This week marks the one-year anniversary of the end of the 2006 Lebanon War. In strictly numerical terms, it was a tiny conflict. Fewer than 2,000 people died, a tiny fraction of the number killed in Iraq and Afghanistan. Nor did the war result in any territory changing hands, or the regional balance of power shifting permanently in a significant way. But the battle will nonetheless be remembered as an important milestone in the Long War between the West and militant Islam. While the Taliban and al-Qaeda are alienating their would-be followers with nihilistic violence, Hezbollah has developed a far more complex strategy that combines terrorism with sophisticated guerilla warfare, state-of-the-art weaponry, savvy public relations, charismatic leadership and state sponsorship. In fact, the group’s surprisingly strong effort a year ago highlighted at least a half-dozen important innovations in Islamist war-making:
Public relations. Al-Qaeda and the Taliban are shadowy organizations that occasionally emit videos full of rambling apocalyptic speechifying. Hezbollah, on the other hand, operates a full-function satellite channel, Al-Manar Television, that the Israeli air force was never able to put out of commission. Throughout the 2006 Lebanon War, Hezbollah’s charismatic chairman, Hassan Nasrallah, kept up his media profile from undisclosed locations. When Israeli bombs went astray and killed civilians — as they did, most tragically, in the town of Qana on July 30 — Hezbollah media handlers quickly descended on the scene to manage the way the story was reported. Thus was Hezbollah — which had started the war by kidnapping two Israeli soldiers — able to turn world opinion against Israel by the end of the conflict.
Massive state sponsorship. Since its creation in the early 1980s, Hezbollah has been armed, trained and financed by Iran’s Islamic Revolutionary Guards Corps (IRGC). Even during the war itself, IRGC officers assisted Hezbollah, and ensured that supply routes through Syria remained open for the group’s fighters. At the United Nations, Iran exerted pressures on its veto-wielding trade partners, China and Russia, to water down any action against Hezbollah. Damascus and Tehran also constrained Israel’s strategy by threatening to bring the Jewish state into a wider regional war.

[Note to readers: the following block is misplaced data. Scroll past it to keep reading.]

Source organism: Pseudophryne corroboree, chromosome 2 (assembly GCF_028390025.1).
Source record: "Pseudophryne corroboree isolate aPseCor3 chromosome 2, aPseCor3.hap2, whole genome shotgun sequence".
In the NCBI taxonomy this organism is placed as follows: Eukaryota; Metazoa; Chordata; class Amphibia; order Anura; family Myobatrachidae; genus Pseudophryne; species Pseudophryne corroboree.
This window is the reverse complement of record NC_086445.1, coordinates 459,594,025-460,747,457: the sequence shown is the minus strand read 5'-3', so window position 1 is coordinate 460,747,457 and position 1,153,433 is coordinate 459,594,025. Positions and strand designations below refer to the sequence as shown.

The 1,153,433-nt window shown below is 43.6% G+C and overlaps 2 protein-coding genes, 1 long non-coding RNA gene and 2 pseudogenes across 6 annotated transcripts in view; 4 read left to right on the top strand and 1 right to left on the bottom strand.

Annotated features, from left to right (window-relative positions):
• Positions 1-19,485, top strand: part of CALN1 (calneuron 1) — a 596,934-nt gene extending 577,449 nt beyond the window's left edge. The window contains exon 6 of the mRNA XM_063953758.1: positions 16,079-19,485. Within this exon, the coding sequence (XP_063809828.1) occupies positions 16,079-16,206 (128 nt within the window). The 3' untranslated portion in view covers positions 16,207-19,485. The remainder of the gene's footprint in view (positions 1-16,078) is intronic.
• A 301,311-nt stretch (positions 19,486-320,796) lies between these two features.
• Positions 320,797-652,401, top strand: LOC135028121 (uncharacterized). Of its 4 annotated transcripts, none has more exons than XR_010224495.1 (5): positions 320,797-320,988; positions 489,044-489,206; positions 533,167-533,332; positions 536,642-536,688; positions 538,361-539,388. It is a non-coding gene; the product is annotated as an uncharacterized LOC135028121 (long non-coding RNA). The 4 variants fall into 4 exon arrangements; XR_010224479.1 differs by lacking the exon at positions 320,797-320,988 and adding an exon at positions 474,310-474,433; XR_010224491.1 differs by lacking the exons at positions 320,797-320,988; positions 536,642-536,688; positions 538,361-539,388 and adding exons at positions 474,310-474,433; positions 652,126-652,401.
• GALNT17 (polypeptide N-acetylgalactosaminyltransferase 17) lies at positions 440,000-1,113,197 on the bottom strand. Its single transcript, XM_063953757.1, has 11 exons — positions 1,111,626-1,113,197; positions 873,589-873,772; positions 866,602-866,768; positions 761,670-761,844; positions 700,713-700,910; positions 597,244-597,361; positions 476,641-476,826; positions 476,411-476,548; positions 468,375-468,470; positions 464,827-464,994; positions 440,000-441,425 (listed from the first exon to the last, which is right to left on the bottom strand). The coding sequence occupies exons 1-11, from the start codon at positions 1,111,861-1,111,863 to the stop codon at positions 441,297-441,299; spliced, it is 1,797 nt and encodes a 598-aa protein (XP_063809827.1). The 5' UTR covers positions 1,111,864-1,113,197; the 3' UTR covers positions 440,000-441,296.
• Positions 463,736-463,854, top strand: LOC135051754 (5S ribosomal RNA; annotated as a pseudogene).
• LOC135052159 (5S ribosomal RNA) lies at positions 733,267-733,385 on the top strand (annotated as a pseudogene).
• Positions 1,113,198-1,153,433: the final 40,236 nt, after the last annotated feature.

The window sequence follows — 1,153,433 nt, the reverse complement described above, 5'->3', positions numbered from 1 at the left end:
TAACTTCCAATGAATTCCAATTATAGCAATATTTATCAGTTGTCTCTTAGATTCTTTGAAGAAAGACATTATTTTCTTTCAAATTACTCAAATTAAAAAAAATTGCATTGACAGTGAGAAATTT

Missiles. Hezbollah’s use of thousands of Iranian-supplied missiles to bombard northern Israel during the 2006 Lebanon War represented an unprecedented tactic: Until this time, no guerrilla force had made use of such long-range weapons in waging a sustained campaign against enemy population centers. While the missiles had little military effect, they had enormous psychological impact, sending hundreds of thousands of Israelis fleeing southward.
Battlefield weaponry. Iran supplied Hezbollah with not only missiles, but state-of-the-art tactical weapons. Especially effective were guided, shoulder-fired anti-tank weapons, which Hezbollah ambush crews used to attack Israeli vehicles and troop concentrations. Hezbollah fighters were also equipped with modern night-vision equipment, erasing the night-time advantage that Western armies have come to take for granted.
The creation of a wholesale terrorist mini-state in southern Lebanon. This innovation permitted Hezbollah fighters to act entirely unconstrained by Lebanon’s army and government. It also complicated Israel’s response by turning the conflict into a three-way affair, in which Lebanon itself was cast as an innocent bystander being made to suffer for Hezbollah’s actions. By separating its jihadi cause from any particular sovereign, geographical entity, Hezbollah enjoyed the benefit of territorial control without the obligations and vulnerabilities that go with governance.
Cleverly concocted righteous fury. Hezbollah has always styled itself as a Lebanese “resistance” group.” When Israel evacuated its forces from Lebanon in 2000, this raison d’ętre was eliminated. But Hezbollah managed to keep its “resistance” campaign alive by insisting that the uninhabited Israeli-controlled Shebaa Farms border region is actually Lebanese territory. Unlike Islamist fanatics in other countries, moreover, Hezbollah has paid proper attention to domestic Muslim politics. From the beginning, the group has presented itself as the champion of Lebanon’s long-suffering Shiites. In the aftermath of last year’s war, Hezbollah turned the local destruction to its own advantage by funnelling Iranian cash into distressed Shiite areas.
Terrorists may be evil, but they aren’t stupid. As the migration of suicide bombers from Iraq to Afghanistan shows, they copy what works. And so in coming years, we should expect to see terrorists trying to import these Hezbollah innovations to Pakistan, the horn of Africa, Kashmir, Gaza, the West Bank and other parts of the Muslim world. As tiny as the 2006 Lebanon War was, it may have a gigantic impact on the defining struggle of our times.
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